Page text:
The Parnell Grit beds revisited: are they all the products of sector collapse of western subaerial volcanoes of the Northland Volcanic Arc?
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Allen, SR, The Parnell Grit beds revisited: are they all the products of sector collapse of western subaerial volcanoes of the Northland Volcanic Arc?, New Zealand Journal of Geology and Geophysics, 47, (3) pp. 509-524. ISSN 0028-8306 (2004) [Refereed Article]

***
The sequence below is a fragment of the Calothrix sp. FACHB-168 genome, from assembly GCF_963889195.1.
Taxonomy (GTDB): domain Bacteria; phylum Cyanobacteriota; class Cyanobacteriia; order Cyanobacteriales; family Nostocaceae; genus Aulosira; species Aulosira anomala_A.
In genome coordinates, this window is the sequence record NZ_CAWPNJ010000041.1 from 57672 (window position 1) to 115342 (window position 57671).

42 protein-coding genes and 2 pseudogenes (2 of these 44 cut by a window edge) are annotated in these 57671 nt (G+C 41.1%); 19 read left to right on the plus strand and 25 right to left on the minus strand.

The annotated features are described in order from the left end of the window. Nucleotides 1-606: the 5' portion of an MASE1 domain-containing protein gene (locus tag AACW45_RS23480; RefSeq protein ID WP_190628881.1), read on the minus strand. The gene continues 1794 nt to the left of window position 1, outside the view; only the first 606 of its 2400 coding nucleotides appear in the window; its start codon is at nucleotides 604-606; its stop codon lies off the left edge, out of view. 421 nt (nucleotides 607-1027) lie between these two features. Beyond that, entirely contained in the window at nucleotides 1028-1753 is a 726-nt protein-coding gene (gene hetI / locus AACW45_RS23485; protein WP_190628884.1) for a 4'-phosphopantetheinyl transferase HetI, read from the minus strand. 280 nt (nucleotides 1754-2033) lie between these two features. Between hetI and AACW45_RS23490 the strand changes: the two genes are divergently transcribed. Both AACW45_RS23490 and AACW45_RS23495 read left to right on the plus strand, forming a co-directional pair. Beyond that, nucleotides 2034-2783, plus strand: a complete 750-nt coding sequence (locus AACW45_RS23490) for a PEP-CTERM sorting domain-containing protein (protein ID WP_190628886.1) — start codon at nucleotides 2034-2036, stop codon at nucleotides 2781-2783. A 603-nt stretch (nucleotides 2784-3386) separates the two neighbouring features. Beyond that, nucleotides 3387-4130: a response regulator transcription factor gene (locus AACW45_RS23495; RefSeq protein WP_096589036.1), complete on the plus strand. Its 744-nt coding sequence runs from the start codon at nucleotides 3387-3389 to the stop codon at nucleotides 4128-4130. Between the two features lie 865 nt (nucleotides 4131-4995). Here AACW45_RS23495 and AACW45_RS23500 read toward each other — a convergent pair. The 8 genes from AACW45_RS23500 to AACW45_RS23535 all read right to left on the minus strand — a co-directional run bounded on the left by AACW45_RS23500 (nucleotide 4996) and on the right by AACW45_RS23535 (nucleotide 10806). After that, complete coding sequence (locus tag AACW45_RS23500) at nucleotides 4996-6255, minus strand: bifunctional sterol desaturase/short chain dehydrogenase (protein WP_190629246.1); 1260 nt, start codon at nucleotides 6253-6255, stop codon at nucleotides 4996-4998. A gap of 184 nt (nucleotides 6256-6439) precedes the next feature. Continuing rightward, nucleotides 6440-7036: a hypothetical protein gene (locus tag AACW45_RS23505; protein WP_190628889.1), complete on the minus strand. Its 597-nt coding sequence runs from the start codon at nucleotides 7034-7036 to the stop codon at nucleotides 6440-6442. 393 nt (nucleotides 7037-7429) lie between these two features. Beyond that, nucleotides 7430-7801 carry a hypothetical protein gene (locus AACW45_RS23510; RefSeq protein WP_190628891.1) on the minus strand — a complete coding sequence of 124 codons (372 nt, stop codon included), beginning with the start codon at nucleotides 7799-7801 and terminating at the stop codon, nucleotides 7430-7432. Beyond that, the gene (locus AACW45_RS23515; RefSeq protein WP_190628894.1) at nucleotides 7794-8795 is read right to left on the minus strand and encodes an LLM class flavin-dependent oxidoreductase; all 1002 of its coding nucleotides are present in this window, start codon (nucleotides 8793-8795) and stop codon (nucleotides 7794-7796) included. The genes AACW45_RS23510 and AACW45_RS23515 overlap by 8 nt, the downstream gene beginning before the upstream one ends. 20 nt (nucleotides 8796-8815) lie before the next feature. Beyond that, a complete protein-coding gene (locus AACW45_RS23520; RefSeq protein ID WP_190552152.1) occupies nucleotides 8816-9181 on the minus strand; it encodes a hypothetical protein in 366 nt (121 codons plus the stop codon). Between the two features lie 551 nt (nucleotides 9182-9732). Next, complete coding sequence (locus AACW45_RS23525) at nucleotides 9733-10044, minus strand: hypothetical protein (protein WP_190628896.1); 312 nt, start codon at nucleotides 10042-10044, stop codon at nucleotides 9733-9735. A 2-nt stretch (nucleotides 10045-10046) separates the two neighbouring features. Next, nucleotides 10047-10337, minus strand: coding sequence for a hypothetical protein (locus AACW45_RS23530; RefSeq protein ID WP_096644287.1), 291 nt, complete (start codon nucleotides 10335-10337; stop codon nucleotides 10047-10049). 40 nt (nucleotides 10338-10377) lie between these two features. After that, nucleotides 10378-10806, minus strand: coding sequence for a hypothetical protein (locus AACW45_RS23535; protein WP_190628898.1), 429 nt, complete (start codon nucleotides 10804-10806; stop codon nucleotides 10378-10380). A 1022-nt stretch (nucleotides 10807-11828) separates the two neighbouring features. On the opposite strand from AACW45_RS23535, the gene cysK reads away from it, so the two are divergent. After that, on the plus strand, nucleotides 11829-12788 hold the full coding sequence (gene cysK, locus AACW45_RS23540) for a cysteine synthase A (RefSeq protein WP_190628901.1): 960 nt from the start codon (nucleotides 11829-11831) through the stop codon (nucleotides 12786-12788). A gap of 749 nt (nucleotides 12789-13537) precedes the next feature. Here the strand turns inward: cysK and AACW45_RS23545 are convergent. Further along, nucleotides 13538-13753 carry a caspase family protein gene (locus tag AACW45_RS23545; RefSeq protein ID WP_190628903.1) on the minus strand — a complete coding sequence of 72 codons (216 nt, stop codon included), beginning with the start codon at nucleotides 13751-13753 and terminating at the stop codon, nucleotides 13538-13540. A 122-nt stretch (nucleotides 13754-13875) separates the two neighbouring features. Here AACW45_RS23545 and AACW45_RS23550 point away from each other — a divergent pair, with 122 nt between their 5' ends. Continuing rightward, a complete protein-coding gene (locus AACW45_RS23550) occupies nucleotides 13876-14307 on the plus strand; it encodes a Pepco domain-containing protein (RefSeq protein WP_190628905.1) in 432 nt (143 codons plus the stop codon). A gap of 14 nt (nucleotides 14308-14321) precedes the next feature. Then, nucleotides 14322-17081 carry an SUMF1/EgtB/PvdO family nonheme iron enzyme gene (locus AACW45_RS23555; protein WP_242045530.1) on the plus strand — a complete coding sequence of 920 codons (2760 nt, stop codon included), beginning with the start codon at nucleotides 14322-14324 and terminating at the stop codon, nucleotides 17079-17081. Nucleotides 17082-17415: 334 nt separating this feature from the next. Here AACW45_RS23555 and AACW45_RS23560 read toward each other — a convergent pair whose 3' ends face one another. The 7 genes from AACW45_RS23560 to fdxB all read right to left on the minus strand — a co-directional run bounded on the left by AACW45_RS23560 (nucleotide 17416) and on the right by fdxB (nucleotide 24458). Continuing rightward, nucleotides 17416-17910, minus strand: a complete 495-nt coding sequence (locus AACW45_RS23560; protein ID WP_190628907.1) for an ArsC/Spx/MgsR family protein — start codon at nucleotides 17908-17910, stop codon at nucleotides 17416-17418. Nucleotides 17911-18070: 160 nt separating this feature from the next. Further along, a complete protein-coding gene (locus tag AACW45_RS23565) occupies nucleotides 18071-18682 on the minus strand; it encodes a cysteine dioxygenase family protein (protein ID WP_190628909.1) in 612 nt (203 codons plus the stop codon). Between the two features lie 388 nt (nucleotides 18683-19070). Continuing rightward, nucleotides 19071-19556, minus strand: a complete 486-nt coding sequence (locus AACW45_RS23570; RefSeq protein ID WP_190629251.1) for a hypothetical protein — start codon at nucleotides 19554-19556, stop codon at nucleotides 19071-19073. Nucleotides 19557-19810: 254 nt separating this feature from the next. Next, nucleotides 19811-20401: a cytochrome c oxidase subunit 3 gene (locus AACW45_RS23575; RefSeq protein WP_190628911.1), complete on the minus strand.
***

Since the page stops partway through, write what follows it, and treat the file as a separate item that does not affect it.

The Parnell Grit encompasses a number of very thick, coarse, volcaniclastic, gravity flow deposits that were deposited within the early Miocene Waitemata flysch basin in Northland, New Zealand. The flysch was fed predominantly from the Northland Allochthon and contemporaneous volcanoes in the north and west. The Parnell Grit beds comprise basaltic to andesitic lava and pumice clasts set in a matrix of crystal-rich sand and clay. Lithofacies characteristics include stepwise grain-size and density grading from a lava pebble-rich base, a middle pumice-rich, weakly stratified to massive part, and an upper part composed of lithic and crystal-rich sandstone. Most beds include large intrabasinal rip-up clasts aligned parallel to bedding, and some are rich in shallow-water fossil fauna. Deposition was from high particle concentration gravity flows transitional between turbidity currents and debris flows. A study of 36 different Parnell Grit occurrences around Northland has revealed that lithofacies characteristics and composition can be related to position within the basin and enclosing flysch facies. Thick, pebble-cobble conglomerates dominate the beds that were shallowest and closest to source in the north. Those within the deeper, central part of the basin are finer grained and include significant components of intrabasinal siltstone. Most are rich in pumice. Provenance of the Parnell Grit beds enclosed within volcanic-rich and mixed flysch to the north and west shows strong evidence for a source from the volcanoes to the west. In comparison, those enclosed within the volcanic-poor flysch and basal Waitemata Group to the southeast were derived from a northern or eastern source. Most beds comprise reworked fragmental debris, suggesting derivation from a volcanic apron some distance from the cone. The large destabilisation events that generated the volcaniclastic gravity flows may have been related to progradation of the volcanic apron across the inherently unstable Northland Allochthon. © The Royal Society of New Zealand 2004.
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